Editors' note: The U.S. Consumer Product Safety Commission issued a recall of 34 top-load Samsung washing machines on November 4, 2016. Samsung's WA52J8700AP was one of the washers listed on the recall. Check here to find out if your washer was affected.
Top load washing machines tend to get a bad rap. You can't stack them and they're usually limited in terms of features and storage capacity compared to their front load cousins. One benefit is that they typically cost less, but that isn't always enough to make a top load washer purchase worthwhile.
Samsung's $1,199 Activewash machine, model number WA52J8700AP, is giving traditional top load laundry a makeover, starting with a built-in sink and jet that lets you hand wash, prewash and directly target tough stains without having to travel to the kitchen or the nearest bathroom for a water source. Currently restricted to the US, there are actually four models in this series starting with the 4.8-cubic-foot $899 WA48J7770AW with a white finish and ending with the pricier WA52J8700AP we reviewed here.
Although this unit, finished with a silvery-gray "platinum" coat of paint, looks nice and is mostly easy to use (with the exception of the oddly placed and hard-to-reach detergent dispenser), it didn't blow us away during testing. It performed worse than the $1,500 front load LG WM5000HVA and the $1,400 front load GE GFWR4805FMC, but better than the $1,500 top load LG WT7700HVA. And if you don't care about the built-in sink, it's really just going to get in the way.
Even so, I'd suggest taking a look at the $1,199 WA52J8700AP -- it's less expensive than its top load competition from LG, but performed better overall.
A built-in sink? Why?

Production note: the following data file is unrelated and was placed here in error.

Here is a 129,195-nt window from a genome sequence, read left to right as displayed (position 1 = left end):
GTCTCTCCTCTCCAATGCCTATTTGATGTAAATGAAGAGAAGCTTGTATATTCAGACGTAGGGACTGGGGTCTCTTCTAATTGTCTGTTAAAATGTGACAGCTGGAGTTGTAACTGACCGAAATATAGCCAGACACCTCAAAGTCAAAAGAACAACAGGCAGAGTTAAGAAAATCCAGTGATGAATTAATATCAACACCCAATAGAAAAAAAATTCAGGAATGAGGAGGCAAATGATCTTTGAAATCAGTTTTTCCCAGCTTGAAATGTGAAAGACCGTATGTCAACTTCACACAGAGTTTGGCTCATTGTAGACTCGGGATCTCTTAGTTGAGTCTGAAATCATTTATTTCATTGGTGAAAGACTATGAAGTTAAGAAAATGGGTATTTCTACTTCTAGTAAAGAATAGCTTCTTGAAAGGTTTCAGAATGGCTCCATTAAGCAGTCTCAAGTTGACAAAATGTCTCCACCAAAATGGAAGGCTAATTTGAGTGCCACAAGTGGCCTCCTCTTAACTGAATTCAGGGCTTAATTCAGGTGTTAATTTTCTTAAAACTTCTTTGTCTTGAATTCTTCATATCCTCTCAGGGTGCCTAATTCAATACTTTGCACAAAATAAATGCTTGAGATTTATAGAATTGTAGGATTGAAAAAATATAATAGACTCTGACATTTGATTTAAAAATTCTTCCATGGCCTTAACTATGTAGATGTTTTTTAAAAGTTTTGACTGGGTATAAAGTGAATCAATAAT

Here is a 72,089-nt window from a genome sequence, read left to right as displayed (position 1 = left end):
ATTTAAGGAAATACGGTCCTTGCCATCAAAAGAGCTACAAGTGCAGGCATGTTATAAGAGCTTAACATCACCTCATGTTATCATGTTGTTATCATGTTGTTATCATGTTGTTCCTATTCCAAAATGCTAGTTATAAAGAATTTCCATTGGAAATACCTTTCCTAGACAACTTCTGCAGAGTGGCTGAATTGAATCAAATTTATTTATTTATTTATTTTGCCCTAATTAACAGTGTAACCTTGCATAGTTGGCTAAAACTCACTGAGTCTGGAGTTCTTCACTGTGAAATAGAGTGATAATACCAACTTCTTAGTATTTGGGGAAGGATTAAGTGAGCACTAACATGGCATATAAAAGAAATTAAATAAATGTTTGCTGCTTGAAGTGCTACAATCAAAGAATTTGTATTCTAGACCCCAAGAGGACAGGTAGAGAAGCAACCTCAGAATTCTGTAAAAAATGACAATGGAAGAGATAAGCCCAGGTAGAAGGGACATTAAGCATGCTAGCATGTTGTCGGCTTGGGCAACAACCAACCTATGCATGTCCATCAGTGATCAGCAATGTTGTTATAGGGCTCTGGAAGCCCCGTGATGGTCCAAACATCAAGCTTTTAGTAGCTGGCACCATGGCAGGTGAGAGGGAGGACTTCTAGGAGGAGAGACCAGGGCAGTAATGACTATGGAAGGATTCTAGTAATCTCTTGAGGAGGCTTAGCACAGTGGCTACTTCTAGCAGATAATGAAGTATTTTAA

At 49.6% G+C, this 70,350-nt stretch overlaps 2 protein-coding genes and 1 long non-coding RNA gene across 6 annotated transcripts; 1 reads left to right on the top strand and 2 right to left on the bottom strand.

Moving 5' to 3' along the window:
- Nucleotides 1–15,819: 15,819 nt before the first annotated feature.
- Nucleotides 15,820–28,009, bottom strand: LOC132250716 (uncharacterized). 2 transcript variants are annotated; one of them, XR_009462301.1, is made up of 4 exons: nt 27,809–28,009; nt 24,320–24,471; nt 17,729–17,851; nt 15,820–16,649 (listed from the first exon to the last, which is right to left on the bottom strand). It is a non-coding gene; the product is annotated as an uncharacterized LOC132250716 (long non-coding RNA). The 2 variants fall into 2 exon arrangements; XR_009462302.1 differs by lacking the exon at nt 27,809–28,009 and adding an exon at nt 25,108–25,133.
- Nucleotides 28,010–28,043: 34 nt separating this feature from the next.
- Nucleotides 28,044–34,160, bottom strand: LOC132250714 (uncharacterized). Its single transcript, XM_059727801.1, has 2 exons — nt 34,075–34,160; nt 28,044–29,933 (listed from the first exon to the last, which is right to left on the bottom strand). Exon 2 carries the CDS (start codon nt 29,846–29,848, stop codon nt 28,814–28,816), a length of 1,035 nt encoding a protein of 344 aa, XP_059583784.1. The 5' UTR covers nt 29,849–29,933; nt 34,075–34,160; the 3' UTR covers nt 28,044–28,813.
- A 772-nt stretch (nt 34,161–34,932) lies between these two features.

An attached sink struck me as a totally bizarre and unnecessary washer feature at first, as I have never presoaked anything in my life and tend to use the delicate cycle as my hand-wash catch-all. But, after spending time with Samsung's Activewash, I'm beginning to question my current laundry technique; maybe my clothes would last longer with this sort of rig.
It works like this: Lift the washer door, make sure that the sink is lowered and press the Water Jet button. The jet will spit out a stream of water into the basin, press it again to stop the water. That's it.
Then you can presoak any grass, wine, mustard or other stubborn stains before starting a regular wash cycle. Or you can use the sink as a complete hand wash cycle. And when you're done, simply lift the sink and the remaining water will pour into the main tub and out through your washer's designated drain hookup.
It's so easy that I could imagine actually trying to presoak or hand wash certain items when previously I would've just shoved them in the washer. But, if you don't plan to use it -- either because you already have a standalone sink in your laundry room or because you don't foresee a lot of presoaking in your future -- this feature will just get in your way. (Do you pre-soak your clothes? Leave a comment and let me know whether you'd use a built-in sink.)
What else can this washer do?
Aside from the sink, this machine offers a lot of other features. It has a 5.2-cubic-foot capacity, which is big for a top load unit (although LG's top load WT7700HVA is even larger, with 5.7 cubic feet of space). Samsung's model also boasts several special settings: Heavy Duty, Bedding, Activewear, Deep Steam, Sanitize, Eco Plus and even Super Speed, which Samsung claims can complete a full cycle in only 36 minutes.
Beyond these options, this washer also happens to look nice and, at 27 inches wide by 46 inches tall with a depth of 29.3 inches, it won't take up too much space. The Activewash's transparent lid showcases the sink below and its sparkly gray finish and intuitive, easy-to-read display gives it a clear edge over many top load washers. That isn't true for the LG WT7700HVA, though, which has a very similar design aesthetic.
The sensitivity of the touch display did throw me off at first, as it's extremely responsive. My instinct to press on the display overcomplicated things, too, as a light touch is more than enough to adjust the temperature, soil level and other settings. There's also a difference between the power and start/pause buttons and the rest of the panel. The first two are actual buttons that you press, while the rest respond to touch alone.